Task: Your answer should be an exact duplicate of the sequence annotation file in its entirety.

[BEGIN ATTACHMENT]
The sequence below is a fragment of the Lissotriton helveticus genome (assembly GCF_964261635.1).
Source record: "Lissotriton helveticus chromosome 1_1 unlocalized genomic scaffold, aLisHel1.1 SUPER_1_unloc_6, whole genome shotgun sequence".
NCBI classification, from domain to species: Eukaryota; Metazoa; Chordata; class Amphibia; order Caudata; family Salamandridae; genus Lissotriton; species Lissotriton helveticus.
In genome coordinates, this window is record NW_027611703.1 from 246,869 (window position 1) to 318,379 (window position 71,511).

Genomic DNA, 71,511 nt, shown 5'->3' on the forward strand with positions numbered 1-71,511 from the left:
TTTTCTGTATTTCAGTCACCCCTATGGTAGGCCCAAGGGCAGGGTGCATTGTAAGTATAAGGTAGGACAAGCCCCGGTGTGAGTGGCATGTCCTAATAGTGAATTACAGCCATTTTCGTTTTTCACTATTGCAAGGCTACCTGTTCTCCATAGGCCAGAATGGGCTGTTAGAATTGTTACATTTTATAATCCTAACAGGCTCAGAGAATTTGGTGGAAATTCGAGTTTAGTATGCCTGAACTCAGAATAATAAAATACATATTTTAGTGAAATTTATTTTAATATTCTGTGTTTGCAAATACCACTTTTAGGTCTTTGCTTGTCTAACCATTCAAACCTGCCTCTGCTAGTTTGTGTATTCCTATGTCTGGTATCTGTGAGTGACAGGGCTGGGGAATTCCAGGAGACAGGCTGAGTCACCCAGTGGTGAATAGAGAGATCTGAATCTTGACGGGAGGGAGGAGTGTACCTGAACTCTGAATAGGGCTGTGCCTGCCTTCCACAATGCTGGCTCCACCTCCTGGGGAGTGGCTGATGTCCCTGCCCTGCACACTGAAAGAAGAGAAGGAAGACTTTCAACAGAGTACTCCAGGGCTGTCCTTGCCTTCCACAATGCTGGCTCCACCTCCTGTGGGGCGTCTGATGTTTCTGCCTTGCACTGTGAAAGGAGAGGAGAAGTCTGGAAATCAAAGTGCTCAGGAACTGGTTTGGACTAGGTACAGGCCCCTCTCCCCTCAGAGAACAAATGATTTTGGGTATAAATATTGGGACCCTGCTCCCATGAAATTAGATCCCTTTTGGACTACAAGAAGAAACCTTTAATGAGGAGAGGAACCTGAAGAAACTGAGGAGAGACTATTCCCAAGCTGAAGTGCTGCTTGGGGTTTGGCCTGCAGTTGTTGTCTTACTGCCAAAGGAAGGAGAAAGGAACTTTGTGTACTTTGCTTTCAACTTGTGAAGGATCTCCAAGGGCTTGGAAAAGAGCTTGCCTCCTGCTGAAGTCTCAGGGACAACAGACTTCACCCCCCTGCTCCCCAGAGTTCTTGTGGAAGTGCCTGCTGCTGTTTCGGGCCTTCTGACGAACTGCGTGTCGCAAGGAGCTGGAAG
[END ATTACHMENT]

The sequence below is a fragment of the Lissotriton helveticus genome (assembly GCF_964261635.1).
Source record: "Lissotriton helveticus chromosome 1_1 unlocalized genomic scaffold, aLisHel1.1 SUPER_1_unloc_6, whole genome shotgun sequence".
NCBI classification, from domain to species: Eukaryota; Metazoa; Chordata; class Amphibia; order Caudata; family Salamandridae; genus Lissotriton; species Lissotriton helveticus.
In genome coordinates, this window is record NW_027611703.1 from 246,869 (window position 1) to 318,379 (window position 71,511).

Genomic DNA, 71,511 nt, shown 5'->3' on the forward strand with positions numbered 1-71,511 from the left:
TTTTCTGTATTTCAGTCACCCCTATGGTAGGCCCAAGGGCAGGGTGCATTGTAAGTATAAGGTAGGACAAGCCCCGGTGTGAGTGGCATGTCCTAATAGTGAATTACAGCCATTTTCGTTTTTCACTATTGCAAGGCTACCTGTTCTCCATAGGCCAGAATGGGCTGTTAGAATTGTTACATTTTATAATCCTAACAGGCTCAGAGAATTTGGTGGAAATTCGAGTTTAGTATGCCTGAACTCAGAATAATAAAATACATATTTTAGTGAAATTTATTTTAATATTCTGTGTTTGCAAATACCACTTTTAGGTCTTTGCTTGTCTAACCATTCAAACCTGCCTCTGCTAGTTTGTGTATTCCTATGTCTGGTATCTGTGAGTGACAGGGCTGGGGAATTCCAGGAGACAGGCTGAGTCACCCAGTGGTGAATAGAGAGATCTGAATCTTGACGGGAGGGAGGAGTGTACCTGAACTCTGAATAGGGCTGTGCCTGCCTTCCACAATGCTGGCTCCACCTCCTGGGGAGTGGCTGATGTCCCTGCCCTGCACACTGAAAGAAGAGAAGGAAGACTTTCAACAGAGTACTCCAGGGCTGTCCTTGCCTTCCACAATGCTGGCTCCACCTCCTGTGGGGCGTCTGATGTTTCTGCCTTGCACTGTGAAAGGAGAGGAGAAGTCTGGAAATCAAAGTGCTCAGGAACTGGTTTGGACTAGGTACAGGCCCCTCTCCCCTCAGAGAACAAATGATTTTGGGTATAAATATTGGGACCCTGCTCCCATGAAATTAGATCCCTTTTGGACTACAAGAAGAAACCTTTAATGAGGAGAGGAACCTGAAGAAACTGAGGAGAGACTATTCCCAAGCTGAAGTGCTGCTTGGGGTTTGGCCTGCAGTTGTTGTCTTACTGCCAAAGGAAGGAGAAAGGAACTTTGTGTACTTTGCTTTCAACTTGTGAAGGATCTCCAAGGGCTTGGAAAAGAGCTTGCCTCCTGCTGAAGTCTCAGGGACAACAGACTTCACCCCCCTGCTCCCCAGAGTTCTTGTGGAAGTGCCTGCTGCTGTTTCGGGCCTTCTGACGAACTGCGTGTCGCAAGGAGCTGGAAG